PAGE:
Hunger Changes Decision Making and Risk Perception
If you want to make a good deal, you'd better make sure that the person you're negotiating with is well fed. New research reveals that hunger not only affects decision making, but also affects risk perception.
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Hunger affects the behavior of species all across the animal kingdom. Past studies have shown that animals are willing to take risks or not depending on whether or not they're full. For example, a predator only hunts more dangerous prey when it's close to starvation. In humans, increasingly hungry subjects took more financial risks than their full colleagues in a study.
In order to study this behavior a little more closely, the scientists turned to the fruit fly, Drosophila. These insects usually perceive even low quantities of carbon dioxide to be a sign of danger, which causes them to take flight. Yet this creature's main source of food, rotting fruit and plants, also releases carbon dioxide. Now, though, scientists have discovered how the brain of these insects deals with this constant conflict in deciding between a hazardous substance and a potential food source.
The researchers placed hungry and fed fruit flies in two different situations. In one scenario, the fruit flies were presented with carbon dioxide. In another, they were presented with a mix of carbon dioxide and the smell of food. The scientists found that the fruit flies that were hungry overcame their aversion to the gas far more quickly than the sated fruit flies if there was the smell of food in the environment.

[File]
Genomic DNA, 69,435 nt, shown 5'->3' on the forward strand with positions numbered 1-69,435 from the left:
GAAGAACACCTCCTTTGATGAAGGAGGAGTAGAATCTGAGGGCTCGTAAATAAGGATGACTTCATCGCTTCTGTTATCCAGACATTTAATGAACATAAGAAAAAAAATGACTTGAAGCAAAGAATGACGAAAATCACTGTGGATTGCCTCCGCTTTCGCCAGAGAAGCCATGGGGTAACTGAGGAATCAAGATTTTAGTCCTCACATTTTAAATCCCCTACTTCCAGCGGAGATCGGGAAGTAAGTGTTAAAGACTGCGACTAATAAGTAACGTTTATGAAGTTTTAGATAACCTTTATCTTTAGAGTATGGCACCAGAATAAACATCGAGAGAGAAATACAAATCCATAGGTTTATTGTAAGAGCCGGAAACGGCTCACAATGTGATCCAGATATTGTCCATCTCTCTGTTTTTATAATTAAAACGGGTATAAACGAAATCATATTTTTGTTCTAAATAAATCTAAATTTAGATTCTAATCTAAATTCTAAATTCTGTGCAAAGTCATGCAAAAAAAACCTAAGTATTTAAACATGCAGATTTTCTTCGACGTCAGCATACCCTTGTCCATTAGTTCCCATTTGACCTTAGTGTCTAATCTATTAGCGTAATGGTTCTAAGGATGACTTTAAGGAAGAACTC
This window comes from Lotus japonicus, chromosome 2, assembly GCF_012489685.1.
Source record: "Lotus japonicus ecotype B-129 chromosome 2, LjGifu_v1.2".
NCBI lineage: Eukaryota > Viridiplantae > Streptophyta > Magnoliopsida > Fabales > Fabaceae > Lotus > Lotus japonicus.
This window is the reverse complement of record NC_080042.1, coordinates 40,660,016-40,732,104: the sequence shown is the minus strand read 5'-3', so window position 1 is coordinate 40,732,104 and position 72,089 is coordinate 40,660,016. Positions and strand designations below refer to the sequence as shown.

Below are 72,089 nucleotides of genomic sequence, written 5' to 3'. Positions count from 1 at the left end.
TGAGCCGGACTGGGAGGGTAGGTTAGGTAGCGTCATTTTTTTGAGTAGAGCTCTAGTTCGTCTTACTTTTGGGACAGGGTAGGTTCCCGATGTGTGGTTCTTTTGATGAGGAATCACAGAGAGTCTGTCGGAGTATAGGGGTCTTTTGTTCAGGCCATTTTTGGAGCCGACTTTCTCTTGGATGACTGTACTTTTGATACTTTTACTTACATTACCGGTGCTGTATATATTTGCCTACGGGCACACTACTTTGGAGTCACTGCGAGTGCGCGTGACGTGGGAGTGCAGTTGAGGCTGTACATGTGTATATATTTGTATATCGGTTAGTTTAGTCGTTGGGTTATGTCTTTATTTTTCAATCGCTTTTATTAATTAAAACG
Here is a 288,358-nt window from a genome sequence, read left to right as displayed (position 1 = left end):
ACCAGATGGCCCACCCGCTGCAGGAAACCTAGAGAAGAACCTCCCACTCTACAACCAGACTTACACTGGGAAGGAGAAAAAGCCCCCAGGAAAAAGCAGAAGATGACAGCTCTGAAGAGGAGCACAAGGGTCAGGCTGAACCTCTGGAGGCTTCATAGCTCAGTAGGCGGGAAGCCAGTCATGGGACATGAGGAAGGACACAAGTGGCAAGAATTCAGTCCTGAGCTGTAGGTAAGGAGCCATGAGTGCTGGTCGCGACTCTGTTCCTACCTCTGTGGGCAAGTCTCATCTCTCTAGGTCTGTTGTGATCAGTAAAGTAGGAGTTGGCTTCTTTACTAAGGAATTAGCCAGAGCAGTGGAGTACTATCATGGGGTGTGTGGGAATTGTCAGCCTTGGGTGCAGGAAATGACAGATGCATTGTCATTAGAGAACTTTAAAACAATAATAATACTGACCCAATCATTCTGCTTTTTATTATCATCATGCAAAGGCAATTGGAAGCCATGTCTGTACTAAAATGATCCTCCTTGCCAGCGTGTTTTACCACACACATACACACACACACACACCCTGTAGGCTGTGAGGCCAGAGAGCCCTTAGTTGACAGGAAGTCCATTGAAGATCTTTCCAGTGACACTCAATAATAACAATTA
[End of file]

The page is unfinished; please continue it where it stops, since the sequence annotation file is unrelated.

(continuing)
But how does the brain decide between risk and hunger? Avoiding carbon dioxide is an innate behavior, which means that it should be generated outside the mushroom body in the fly's brain. Yet when the scientists temporarily disabled these nerve cells, hungry flies no longer showed any reaction whatsoever to carbon dioxide. The fed flies, in contrast, remained the same.
It turned out that a projection neuron which transports the carbon dioxide information to the mushroom body is crucial for triggering a flight response in hungry, but not in fed animals. The findings reveal that the innate flight response is controlled by two parallel neural circuits, depending on how sated the creatures are.
"It is fascinating to see the extent to which metabolic processes and hunger affect the processing systems in the brain," said Ilona Grunwald-Kadow, the researcher who headed the study, in a news release.
The findings are published in the journal Current Biology.